Poverty, nostalgia create support for reconstituted apparatchiks
WHEN the democratic revolutions of 1989 put European communism in the ash heap of history, Communist Party faithful behind the fallen Iron Curtain were suddenly born again, adopting new names and swearing allegiance to free-market principles.
But observers in recent weeks have begun to see tinges of communism resurface among Eastern European politicians, fueling doubts over their commitment to capitalism.
When voters -- struggling with the hardship and poverty that accompanied reform -- started voting former communists back into power in fair elections, Westerners watched nervously. But after regaining power in Lithuania in 1992, Poland in 1993, and Hungary in 1994, the ex-communists didn't immediately move to slow reform.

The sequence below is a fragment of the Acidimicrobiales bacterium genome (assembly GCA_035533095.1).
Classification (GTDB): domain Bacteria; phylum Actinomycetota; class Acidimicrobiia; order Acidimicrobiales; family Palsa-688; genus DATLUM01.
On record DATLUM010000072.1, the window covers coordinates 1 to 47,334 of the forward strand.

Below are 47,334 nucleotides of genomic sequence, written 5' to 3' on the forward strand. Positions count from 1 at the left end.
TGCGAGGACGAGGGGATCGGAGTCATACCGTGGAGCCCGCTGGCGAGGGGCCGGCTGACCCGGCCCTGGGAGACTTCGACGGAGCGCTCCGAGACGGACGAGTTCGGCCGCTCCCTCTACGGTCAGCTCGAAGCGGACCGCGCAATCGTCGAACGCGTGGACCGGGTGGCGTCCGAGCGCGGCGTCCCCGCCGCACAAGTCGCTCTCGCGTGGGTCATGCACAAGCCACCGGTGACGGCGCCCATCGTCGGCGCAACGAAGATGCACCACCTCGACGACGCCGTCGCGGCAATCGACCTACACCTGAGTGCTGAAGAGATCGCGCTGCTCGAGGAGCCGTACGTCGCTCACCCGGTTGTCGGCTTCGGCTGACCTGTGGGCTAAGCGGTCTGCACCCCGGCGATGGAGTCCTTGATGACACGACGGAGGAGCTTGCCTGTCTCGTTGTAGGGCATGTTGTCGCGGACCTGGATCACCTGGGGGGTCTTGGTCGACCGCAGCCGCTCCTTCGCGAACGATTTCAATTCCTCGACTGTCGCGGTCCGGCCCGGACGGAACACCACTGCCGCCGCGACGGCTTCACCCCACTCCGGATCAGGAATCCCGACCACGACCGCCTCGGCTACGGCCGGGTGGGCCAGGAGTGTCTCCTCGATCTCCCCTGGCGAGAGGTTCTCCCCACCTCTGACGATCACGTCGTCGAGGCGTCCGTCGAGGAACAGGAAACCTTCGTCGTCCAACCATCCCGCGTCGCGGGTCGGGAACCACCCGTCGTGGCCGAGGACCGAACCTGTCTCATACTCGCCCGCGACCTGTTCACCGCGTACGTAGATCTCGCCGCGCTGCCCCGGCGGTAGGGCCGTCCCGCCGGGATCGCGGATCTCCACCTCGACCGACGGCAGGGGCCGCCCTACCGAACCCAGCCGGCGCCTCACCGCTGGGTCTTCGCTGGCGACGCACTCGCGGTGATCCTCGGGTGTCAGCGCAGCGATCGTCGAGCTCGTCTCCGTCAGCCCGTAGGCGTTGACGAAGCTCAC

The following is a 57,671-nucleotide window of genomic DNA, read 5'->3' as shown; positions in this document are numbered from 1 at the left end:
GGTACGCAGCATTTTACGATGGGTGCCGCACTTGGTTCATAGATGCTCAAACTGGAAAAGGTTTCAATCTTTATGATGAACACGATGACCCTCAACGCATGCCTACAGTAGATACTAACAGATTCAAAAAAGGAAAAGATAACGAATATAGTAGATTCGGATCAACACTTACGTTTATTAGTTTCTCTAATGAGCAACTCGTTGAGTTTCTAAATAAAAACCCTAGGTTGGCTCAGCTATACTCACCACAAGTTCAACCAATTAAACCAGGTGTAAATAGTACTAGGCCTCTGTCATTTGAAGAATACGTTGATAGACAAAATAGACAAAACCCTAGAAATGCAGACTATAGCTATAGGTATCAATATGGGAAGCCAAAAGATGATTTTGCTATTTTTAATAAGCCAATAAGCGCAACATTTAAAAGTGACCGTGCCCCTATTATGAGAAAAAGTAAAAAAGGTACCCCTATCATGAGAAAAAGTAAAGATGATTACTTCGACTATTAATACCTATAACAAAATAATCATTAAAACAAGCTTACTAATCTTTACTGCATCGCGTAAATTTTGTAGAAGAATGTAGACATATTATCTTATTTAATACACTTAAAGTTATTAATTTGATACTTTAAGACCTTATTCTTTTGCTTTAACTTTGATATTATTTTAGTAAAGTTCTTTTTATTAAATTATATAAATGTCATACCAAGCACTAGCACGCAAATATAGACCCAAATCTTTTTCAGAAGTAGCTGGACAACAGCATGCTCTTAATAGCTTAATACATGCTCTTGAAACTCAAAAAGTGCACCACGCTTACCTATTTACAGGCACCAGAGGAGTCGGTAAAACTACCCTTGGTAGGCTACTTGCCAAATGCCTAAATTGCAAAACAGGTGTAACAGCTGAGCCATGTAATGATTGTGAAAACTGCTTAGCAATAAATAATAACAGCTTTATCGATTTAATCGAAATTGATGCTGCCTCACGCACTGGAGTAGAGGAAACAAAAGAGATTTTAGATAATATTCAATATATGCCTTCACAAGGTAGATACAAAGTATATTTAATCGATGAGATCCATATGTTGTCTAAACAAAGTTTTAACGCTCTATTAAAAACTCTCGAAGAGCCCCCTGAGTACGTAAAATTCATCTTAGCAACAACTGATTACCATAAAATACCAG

Now many observers are having to reassess the actions of reconstituted communists.
In Poland and Hungary, both in the vanguard of market transition, new-age but left-leaning governments are now hesitating to press on with deregulation. The responsibility of governing has brought internal disputes over reform strategies -- and deadlock.
''These parties [with former communists] prevailed due to the campaign promises that they gave, which were very populist,'' says Piotr Nowina-Konopka, a leader of Poland's main opposition Freedom Union party. ''They are finding out their promises are unkeepable.''
Former communists are now back in power in all but a few Central European states, the Czech Republic being the most notable exception. In several countries -- Slovakia, Bulgaria, and Romania -- the Party apparatchiks never fully lost control after 1989.
In Slovakia's case, former Party boss Vladimir Meciar slammed the brakes on privatization soon after he assumed the premiership in December. State-run Slovak television has also moved to limit free expression on the airwaves, removing three shows specializing in political satire.